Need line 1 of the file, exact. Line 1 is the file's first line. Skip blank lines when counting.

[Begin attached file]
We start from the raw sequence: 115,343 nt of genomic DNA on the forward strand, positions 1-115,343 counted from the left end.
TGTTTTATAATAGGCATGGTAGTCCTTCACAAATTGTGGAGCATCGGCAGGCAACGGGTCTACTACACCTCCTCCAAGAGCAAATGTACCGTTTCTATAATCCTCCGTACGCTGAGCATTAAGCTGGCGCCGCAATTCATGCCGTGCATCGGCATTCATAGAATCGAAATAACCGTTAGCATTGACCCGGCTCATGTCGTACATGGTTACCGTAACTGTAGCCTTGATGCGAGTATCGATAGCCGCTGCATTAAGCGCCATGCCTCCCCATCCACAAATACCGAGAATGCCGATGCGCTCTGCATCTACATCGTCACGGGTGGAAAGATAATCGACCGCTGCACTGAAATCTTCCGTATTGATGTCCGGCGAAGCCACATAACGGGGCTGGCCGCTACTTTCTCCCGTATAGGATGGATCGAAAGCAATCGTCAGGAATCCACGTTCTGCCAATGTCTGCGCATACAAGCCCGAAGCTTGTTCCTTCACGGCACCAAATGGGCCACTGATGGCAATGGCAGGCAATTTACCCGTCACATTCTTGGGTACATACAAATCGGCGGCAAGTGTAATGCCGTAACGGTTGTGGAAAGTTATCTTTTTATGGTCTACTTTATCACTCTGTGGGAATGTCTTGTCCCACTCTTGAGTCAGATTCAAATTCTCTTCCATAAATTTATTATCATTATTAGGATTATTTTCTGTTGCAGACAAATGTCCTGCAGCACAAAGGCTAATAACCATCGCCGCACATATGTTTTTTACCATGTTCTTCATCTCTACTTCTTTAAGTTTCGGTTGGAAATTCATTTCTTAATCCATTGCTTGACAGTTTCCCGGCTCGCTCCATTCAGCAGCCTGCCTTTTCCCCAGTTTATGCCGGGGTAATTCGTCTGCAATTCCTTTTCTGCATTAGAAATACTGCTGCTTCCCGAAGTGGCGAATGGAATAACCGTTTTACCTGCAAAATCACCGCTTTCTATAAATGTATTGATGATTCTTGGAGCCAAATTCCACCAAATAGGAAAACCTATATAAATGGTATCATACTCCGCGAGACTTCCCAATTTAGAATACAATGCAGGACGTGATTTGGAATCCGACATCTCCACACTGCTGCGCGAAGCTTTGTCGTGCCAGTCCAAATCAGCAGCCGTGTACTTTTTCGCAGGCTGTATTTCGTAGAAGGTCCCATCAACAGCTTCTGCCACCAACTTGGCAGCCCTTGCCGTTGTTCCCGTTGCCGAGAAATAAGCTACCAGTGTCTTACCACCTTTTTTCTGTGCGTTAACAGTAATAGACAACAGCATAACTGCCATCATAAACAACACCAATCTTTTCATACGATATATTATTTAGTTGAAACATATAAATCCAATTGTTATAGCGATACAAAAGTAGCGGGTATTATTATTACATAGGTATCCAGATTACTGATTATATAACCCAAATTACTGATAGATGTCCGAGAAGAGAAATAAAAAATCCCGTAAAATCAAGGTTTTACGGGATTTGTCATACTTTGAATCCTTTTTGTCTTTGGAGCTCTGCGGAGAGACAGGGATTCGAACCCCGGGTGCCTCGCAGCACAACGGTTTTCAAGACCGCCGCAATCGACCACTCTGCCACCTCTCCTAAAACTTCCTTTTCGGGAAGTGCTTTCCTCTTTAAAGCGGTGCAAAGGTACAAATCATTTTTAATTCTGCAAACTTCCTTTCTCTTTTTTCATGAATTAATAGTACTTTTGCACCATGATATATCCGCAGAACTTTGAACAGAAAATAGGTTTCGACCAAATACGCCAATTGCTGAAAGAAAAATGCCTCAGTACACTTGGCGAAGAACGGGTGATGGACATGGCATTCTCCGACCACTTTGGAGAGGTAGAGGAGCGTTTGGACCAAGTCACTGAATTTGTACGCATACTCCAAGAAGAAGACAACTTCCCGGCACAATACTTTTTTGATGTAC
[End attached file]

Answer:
We start from the raw sequence: 115,343 nt of genomic DNA on the forward strand, positions 1-115,343 counted from the left end.